All grains contain peptides that mimic morphine or endogenous opioid substances. This is where I deal with my latest loaf craving. Get your bread-based exorphin fix here.

Saturday, August 7, 2010

Everyday Bread #50 - Camp Bread in a Dutch Oven: My First Attempt

Camp Bread #1: 
A Spent Sourdough Rye and Multigrain Bread Baked in a Dutch Oven

We've just returned from camping, and during our stay in Restoule Provincial Park (it is a family tradition that we all go there), I made a few attempts to make some bread in my Dutch Oven, over a wood fire.

All of the attempts had very similar results; it was a struggle to regulate the heat.

My first attempt used a dough with Lahey-like hydration:

  • 2 c Multigrain Bread Flour
  • 1 c Rye Flour
  • The usual salt, yeast, hydration that Lahey advises.
    I had no measuring spoons, so I just eyeballed it, "Camp Style".
    I was aiming for 1 1/4 tsp salt, 1/4 tsp yeast, and 1 1/3 c water.
  • Plus a glob of sourdough, unrefreshed for some time.
This dough sat 24 hours before I made the first and only fold and put it into the couche to rise.


At the time of folding it, I started a fire (0900).
At 1030, I set the kettle in the coals, and placed some coals on the lid.

This I left to preheat for 30 minutes.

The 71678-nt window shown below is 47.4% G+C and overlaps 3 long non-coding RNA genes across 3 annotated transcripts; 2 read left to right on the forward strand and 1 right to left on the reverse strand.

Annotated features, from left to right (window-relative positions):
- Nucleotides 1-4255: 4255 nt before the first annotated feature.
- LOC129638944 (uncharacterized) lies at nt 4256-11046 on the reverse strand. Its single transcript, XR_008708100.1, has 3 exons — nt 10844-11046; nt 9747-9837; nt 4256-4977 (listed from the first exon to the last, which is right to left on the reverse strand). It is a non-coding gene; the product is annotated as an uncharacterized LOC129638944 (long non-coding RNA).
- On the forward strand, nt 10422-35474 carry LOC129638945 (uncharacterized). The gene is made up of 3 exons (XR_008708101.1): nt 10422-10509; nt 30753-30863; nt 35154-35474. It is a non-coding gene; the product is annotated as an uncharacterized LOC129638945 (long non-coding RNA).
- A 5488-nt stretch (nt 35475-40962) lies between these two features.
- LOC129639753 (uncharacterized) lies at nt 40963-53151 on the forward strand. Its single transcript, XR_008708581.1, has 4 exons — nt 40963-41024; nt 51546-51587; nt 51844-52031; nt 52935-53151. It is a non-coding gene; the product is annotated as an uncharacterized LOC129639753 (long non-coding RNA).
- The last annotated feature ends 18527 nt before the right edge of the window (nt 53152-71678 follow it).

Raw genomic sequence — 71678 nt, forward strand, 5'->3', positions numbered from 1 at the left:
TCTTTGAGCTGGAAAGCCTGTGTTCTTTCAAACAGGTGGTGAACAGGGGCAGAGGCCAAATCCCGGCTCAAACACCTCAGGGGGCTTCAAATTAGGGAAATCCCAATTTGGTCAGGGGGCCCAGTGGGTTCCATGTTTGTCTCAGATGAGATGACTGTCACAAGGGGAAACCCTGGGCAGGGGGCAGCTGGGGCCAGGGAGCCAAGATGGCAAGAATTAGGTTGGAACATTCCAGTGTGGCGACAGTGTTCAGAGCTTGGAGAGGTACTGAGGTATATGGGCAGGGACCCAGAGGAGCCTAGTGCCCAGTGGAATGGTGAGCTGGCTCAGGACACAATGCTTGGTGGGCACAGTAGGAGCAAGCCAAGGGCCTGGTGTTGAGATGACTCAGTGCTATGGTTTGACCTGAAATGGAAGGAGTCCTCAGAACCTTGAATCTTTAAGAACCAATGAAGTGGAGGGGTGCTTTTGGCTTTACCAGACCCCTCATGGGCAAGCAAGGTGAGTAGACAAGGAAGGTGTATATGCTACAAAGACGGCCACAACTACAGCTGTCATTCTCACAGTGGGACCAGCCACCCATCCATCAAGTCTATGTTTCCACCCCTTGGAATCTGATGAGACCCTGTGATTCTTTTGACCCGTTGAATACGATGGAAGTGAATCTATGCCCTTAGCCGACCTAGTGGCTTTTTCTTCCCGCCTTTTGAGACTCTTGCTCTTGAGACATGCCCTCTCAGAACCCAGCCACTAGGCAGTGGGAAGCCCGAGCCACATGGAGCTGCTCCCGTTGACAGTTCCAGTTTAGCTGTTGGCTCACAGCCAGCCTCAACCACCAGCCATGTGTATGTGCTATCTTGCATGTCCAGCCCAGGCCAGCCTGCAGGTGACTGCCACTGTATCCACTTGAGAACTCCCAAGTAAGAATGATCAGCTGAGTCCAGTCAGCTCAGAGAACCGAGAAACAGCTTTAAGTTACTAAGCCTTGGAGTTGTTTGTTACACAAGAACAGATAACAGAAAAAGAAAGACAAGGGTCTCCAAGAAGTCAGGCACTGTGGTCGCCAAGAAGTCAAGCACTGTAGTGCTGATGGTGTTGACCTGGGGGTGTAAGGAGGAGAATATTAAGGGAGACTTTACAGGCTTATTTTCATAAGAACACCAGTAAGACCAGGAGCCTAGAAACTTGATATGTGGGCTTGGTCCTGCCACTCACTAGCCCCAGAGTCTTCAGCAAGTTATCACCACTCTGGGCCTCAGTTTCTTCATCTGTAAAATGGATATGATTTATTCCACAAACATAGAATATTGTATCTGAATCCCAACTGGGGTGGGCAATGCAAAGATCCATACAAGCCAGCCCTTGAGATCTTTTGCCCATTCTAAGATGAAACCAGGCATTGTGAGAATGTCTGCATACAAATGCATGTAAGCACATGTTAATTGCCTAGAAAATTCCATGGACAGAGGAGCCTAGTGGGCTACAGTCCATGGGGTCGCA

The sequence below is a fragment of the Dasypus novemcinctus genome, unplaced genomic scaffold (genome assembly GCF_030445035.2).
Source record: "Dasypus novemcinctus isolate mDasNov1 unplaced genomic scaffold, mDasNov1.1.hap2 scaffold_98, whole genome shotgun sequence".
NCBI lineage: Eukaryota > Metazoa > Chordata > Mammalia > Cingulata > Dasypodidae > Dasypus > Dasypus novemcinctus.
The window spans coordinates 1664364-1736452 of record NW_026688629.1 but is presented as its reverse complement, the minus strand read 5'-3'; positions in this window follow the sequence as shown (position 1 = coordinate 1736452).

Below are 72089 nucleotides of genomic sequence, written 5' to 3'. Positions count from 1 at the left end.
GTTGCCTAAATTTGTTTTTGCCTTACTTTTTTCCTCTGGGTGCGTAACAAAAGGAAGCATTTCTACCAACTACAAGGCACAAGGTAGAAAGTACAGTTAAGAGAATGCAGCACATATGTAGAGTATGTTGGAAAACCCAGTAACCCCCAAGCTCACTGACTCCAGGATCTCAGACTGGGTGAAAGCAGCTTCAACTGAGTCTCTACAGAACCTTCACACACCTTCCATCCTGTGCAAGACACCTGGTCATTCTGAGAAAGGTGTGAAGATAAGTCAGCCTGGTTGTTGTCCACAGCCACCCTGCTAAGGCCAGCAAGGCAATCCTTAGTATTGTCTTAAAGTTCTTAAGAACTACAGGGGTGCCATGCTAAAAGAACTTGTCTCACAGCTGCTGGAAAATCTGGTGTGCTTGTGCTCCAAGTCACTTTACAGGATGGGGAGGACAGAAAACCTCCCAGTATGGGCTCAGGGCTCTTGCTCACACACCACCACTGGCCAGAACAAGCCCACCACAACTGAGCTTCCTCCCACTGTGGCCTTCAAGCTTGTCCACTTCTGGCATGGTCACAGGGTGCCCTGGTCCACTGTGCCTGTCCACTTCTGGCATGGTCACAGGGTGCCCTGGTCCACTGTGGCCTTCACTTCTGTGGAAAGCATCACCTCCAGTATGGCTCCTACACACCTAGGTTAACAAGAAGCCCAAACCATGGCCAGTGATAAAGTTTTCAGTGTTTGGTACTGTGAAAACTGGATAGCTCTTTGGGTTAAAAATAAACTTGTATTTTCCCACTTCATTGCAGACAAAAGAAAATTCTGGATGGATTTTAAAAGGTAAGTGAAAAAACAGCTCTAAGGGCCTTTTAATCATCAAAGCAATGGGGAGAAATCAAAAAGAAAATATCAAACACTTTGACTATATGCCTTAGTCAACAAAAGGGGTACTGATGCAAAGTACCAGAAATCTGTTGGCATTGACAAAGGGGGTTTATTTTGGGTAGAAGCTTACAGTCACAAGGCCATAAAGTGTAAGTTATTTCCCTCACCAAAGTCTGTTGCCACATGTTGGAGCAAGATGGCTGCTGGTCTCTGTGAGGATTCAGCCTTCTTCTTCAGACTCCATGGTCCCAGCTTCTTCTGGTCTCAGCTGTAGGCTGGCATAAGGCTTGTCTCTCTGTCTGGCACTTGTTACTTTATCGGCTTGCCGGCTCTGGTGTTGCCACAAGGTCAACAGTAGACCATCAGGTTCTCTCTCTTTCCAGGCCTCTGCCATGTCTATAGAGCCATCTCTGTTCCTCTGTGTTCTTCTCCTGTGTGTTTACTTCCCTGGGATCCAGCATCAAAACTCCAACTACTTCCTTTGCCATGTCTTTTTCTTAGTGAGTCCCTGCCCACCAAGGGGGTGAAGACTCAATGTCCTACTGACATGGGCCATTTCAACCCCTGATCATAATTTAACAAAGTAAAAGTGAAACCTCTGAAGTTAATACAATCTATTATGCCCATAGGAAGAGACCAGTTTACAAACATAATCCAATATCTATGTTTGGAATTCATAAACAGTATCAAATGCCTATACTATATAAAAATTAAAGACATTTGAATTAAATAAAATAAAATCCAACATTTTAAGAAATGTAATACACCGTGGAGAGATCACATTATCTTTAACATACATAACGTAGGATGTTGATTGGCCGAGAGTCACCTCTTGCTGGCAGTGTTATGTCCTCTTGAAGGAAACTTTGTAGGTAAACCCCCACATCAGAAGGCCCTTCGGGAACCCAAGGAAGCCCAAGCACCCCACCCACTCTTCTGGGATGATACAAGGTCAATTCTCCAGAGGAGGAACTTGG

At 1100  I put the dough into the Dutch Oven.
At 1125 I took off the lid and noticed it was burning a bit on the bottom.
The top was already done (and leaving the lid off would not have baked the top crust any further, like it would in a home oven).

At this point, I took it out and left it to cool on a grill.  It sure was black on the bottom.

But the crumb wasn't too bad, and if you cut off the worst of the charcoal, you had an edible bread.

Notes to Myself
  • This was far too hot a Dutch Oven, or too long a time. The middle was well baked, the top was perfection, the bottom, however, was pure carbon for 1/4" from the outer crust. After I took that crust off, the bread was fine. Therefore, don't leave it right on the hot coals for 25 minutes.
  • Try preheating it and then removing it for baking. (You can keep a few coals under it (perhaps not touching it), and over it, but everyone else has these grandiose ideas of digging pits and covering the thing with sand, and I don't think that this is going to be required.)
  • This loaf's taste is ultra sour. Make the next loaf without the (old) sourdough.
  • Perfect the loaf before adding olives, walnuts, cheese, etc.

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